Thursday, April 16, 2009

Surfing off-centre

click photo to enlarge
One of the main things that distinguishes the photographs of the enthusiastic amateur (and the professional) from those of the casual snapper is the position of the main subject in the frame. The average person taking a shot of a child, a spouse, the family dog, or their holiday hotel will usually place the focus of their attention in the centre of the composition. It's a natural thing to do because it gives the greatest possible recognition to the subject, and stresses its importance.

Someone whose hobby is photography, or someone who seeks to earn money from their images, will also compose in this way, but will frequently deliberately avoid doing so. Why is this? Well, there' s the desire to avoid the obvious (some would say cliche), and the attendant urge to be "different." There's also the feeling that a centre-dominant composition asks less of the viewer, and doesn't offer as much by way of intellectual stimulation compared with one that positions the main subject elsewhere. And, importantly, there's the creative urge to place the main subject off-centre in a way that links with the rest of the composition. This particular device is one that tests the creativity and ingenuity of the photographer. In summary, it presents the viewer with a visual "problem" (asymmetry) that is brought under control and resolved by the disposition of the other elements of the composition. It's a technique that painters have been familiar with for hundreds of years - look at, for example, Gainsborough's landscapes of trees and fields with a couple of figures, or a few cattle, in a bottom corner giving a nominal subject, a starting point for the viewer's eyes, and compositional balance for his real interest.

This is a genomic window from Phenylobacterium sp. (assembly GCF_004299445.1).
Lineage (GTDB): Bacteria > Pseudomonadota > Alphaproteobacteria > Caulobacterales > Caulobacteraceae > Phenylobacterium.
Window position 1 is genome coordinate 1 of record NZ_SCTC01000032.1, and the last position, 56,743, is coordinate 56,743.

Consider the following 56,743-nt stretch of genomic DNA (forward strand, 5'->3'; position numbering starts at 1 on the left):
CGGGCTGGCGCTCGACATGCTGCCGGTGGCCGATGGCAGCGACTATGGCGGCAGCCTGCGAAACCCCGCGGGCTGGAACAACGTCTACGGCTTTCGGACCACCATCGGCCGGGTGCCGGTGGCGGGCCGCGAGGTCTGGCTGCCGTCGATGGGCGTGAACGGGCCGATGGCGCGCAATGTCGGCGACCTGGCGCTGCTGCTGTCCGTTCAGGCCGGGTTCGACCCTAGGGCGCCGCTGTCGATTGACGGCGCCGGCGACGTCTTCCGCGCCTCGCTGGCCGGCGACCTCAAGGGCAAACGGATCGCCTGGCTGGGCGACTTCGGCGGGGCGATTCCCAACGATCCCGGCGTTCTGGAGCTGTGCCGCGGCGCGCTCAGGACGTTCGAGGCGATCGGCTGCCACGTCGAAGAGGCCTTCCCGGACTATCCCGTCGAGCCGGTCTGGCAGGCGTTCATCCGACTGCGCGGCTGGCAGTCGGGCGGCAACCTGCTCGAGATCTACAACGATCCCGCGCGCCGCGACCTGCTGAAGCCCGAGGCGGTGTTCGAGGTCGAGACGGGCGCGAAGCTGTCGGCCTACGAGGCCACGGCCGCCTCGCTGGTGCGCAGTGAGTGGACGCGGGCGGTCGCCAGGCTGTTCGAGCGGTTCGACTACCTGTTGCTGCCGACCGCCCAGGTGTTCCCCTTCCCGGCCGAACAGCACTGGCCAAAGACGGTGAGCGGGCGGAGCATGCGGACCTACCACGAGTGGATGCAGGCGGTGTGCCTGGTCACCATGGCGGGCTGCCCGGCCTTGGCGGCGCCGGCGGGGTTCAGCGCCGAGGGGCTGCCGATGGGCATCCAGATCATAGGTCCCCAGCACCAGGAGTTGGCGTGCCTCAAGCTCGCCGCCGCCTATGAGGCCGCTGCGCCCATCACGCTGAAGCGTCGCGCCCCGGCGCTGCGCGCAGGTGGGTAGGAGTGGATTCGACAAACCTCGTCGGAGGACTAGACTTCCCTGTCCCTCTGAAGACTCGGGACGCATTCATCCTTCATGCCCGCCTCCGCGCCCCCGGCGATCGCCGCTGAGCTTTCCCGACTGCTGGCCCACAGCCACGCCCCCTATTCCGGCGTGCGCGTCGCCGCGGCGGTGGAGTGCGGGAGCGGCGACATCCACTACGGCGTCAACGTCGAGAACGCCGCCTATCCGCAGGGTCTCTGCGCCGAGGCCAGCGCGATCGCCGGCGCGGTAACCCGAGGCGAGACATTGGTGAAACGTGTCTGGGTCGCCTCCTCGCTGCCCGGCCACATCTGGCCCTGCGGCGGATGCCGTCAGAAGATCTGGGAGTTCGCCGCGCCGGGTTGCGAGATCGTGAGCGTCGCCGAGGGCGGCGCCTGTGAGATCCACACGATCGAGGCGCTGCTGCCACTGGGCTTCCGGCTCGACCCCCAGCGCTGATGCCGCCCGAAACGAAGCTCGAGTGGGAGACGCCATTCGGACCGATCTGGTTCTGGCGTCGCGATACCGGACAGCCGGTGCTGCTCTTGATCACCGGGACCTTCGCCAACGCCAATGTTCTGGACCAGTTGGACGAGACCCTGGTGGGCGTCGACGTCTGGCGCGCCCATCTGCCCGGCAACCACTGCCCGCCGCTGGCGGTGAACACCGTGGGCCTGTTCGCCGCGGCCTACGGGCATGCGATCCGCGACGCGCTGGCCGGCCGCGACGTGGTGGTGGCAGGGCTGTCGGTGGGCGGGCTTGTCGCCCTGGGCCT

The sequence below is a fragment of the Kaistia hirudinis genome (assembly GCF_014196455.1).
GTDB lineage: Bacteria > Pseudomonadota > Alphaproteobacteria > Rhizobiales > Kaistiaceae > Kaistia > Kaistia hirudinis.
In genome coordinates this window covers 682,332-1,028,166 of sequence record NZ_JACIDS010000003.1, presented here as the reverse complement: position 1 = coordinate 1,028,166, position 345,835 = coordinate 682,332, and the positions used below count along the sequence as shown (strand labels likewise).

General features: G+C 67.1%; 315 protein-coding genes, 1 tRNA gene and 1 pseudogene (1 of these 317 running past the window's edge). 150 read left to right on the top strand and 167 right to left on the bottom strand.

Today's photograph is the first I've taken of a surfer, though I did take one of a kite-boarder a couple of years ago. The main subject is placed at the top right, about as far away from the centre as it's possible to be, but is connected to the bottom half of the image by the serpentine lines of the breaking waves. They act as "leading lines" taking the viewer's eye to the surfer, and also, very handily, surround and give emphasis to him. In fact, the photograph is more about the patterns and tones of the water than the surfer, but it doesn't work without him as the indispensable main subject.

photograph & text (c) T.Boughen

Camera: Olympus E510
Mode: Aperture Priority
Focal Length: 40mm (80mm/35mm equiv.)
F No: f7.1
Shutter Speed: 1/1000 seconds
ISO: 100
Exposure Compensation: -0.7 EV
Image Stabilisation: On